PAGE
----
What’s cooking?

What’s cooking?

It made me think about what goes into our food every day, beyond the obvious ingredients. How and where we cook and store (or heat) our food does make a difference to what we eat.

Pumping up the iron

Perhaps one of the reasons we get nostalgic about grandma’s cooking is because it was before non-stick pans became a ubiquitous presence in the kitchen. Cooking in those big, cast-iron ‘karais’ (wok) probably not only added to the taste, but also to nutrition. Several studies over the decades have shown that iron molecules from these utensils can leach into the food, adding to the iron content of the food by anything from 6 to 39 times, according to one Brazilian assessment.

Indian studies have also shown that cooking in iron pots increases levels of haemoglobin, a key component of blood which carries oxygen to all parts of the body. Consequently, they help fight anaemia, particularly in pregnant women. Indeed, one commentator in the reputed medical journal ‘Lancet’ has also suggested cooking in traditional pots could help tackle anaemia (and related maternal and neonatal issues) in developing countries.

A (non-)sticky choice

The material used for making non-stick utensils has been considered safe by the USFDA. Some scientists do say one of the chemicals used in the process of rendering utensils non-stick has been implicated in cancer in animals, but no such evidence has been seen so far in human beings. Besides, that chemical is only part of the process and does not remain in the finished utensil. It is important, however, to follow the manufacturer’s instructions. It is also important not to leave a non-stick pan on a burner without oil or water or some other coating—if heated to high temperatures, it could release toxic fumes.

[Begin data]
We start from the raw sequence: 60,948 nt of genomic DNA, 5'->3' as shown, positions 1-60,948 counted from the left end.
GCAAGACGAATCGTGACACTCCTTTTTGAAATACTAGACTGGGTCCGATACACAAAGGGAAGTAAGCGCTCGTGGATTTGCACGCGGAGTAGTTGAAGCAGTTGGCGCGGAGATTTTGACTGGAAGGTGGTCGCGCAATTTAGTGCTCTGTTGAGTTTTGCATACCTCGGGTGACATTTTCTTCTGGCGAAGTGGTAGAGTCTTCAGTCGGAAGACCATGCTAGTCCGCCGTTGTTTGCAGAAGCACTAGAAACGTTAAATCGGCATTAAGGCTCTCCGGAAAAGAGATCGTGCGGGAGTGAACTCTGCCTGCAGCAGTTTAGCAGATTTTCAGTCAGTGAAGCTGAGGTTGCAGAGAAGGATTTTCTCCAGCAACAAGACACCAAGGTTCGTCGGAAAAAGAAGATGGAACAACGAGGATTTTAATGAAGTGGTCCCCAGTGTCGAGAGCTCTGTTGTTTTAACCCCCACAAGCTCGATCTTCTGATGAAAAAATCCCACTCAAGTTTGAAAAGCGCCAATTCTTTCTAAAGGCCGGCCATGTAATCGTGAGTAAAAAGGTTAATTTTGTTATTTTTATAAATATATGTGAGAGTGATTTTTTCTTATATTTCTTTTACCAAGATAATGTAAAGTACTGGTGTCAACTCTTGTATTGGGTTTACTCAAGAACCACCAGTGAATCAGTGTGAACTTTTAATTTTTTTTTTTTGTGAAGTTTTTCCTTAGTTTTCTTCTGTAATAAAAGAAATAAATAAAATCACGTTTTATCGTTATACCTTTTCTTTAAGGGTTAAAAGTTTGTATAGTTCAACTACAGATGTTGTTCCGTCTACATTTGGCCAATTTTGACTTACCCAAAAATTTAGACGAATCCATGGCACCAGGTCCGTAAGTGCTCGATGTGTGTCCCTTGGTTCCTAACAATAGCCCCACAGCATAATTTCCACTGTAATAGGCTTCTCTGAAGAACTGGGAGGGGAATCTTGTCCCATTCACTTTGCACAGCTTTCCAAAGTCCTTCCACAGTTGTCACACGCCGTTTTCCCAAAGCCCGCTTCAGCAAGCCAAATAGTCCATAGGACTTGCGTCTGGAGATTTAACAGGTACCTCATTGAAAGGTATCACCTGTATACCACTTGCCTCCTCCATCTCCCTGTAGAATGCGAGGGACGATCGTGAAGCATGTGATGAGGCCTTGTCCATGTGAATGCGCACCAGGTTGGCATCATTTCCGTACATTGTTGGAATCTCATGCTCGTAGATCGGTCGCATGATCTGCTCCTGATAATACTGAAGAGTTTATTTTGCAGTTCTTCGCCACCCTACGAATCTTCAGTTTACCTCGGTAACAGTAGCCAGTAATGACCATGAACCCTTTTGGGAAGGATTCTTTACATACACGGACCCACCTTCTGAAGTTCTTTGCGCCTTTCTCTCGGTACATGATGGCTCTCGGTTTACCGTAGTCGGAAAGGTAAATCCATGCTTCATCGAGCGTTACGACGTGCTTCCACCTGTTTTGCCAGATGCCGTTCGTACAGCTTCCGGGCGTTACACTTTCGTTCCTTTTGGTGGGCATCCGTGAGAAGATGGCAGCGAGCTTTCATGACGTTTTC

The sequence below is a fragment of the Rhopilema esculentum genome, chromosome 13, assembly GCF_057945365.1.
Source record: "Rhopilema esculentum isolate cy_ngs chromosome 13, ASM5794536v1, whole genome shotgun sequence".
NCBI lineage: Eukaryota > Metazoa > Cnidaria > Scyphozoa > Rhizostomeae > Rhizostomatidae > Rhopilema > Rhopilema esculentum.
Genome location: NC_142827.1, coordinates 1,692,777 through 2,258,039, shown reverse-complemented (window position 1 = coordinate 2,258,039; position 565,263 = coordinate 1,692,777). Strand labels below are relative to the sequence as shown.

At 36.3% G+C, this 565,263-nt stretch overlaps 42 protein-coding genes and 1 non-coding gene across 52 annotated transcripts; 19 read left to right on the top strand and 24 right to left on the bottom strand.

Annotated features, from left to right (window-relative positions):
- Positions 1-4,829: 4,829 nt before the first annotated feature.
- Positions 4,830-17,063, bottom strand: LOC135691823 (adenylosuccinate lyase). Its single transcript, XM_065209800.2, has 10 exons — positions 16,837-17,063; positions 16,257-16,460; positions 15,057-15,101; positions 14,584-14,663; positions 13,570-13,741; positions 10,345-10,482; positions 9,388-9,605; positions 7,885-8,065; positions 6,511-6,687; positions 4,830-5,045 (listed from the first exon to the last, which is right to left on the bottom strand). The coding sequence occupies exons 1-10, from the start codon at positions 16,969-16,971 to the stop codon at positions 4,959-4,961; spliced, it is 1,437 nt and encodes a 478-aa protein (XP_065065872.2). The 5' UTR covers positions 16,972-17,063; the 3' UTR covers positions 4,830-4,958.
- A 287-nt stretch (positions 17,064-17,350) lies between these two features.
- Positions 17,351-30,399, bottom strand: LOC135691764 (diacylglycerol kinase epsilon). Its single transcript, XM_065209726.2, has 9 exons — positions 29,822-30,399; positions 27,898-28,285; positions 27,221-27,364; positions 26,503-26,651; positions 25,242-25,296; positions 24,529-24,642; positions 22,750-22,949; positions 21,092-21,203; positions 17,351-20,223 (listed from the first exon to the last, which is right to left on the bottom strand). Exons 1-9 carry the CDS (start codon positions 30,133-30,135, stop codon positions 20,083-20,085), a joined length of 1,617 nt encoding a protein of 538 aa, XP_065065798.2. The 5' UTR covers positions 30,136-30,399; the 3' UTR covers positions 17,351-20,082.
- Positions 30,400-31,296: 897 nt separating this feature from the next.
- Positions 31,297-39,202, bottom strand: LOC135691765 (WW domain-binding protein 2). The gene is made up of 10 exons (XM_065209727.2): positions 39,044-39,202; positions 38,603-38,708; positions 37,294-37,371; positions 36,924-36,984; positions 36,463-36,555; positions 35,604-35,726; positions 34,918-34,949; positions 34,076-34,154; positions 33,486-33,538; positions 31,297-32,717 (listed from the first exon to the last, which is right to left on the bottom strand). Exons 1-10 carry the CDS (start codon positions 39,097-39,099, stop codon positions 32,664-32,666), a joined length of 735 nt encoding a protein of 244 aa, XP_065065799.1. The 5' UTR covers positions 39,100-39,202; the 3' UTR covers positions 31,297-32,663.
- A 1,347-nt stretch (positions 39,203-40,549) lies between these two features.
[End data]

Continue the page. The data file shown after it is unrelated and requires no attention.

The aluminium effect

Utensils made of aluminium conjure some fear, as the metal has been implicated in diseases such as Parkinson’s and Alzheimer’s. However, if experts are to be believed, leaching—and therefore harm—from good-quality aluminium vessels is negligible. One study showed that leaching from such utensils amounted to only 0.1mg of aluminium per millilitre per day, whereas a normal adult generally consumes about 80 times that amount just from his or her usual food.

Cracks in the pottery

One does have to be careful, however, when it comes to ceramic or pewter vessels, whether used for cooking or storing food. Ceramics, particularly handcrafted ones that have not been through safety checks, often contain lead. Consuming lead beyond certain safe limits has been shown to cause neurological disorders, reproductive problems, diminished intelligence and a host of other ills. Lead water pipes in ancient Rome are said to have gradually spread impotency and contributed to the downfall of the Roman empire. Putting acidic substances—sour curries, tomato-based sauces, soy sauce, juices, coffee—into a glazed pottery cup can have the effect of lead dissolving into the food. Children are particularly vulnerable to lead toxicity.


Similarly, while heating food in a microwave oven, only plastic containers deemed microwave-safe should be used. In other types of plastic containers, there is a danger of certain molecules in plastic leaching out.

With so many variables going into the food, it’s not surprising that recipes made by one person never quite taste the same in another kitchen. It all boils down to pots and pans!

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Supriya Bezbaruah writes on health and science, and contributes this monthly column for Business of Life. Write to us at foodfactors@livemint.com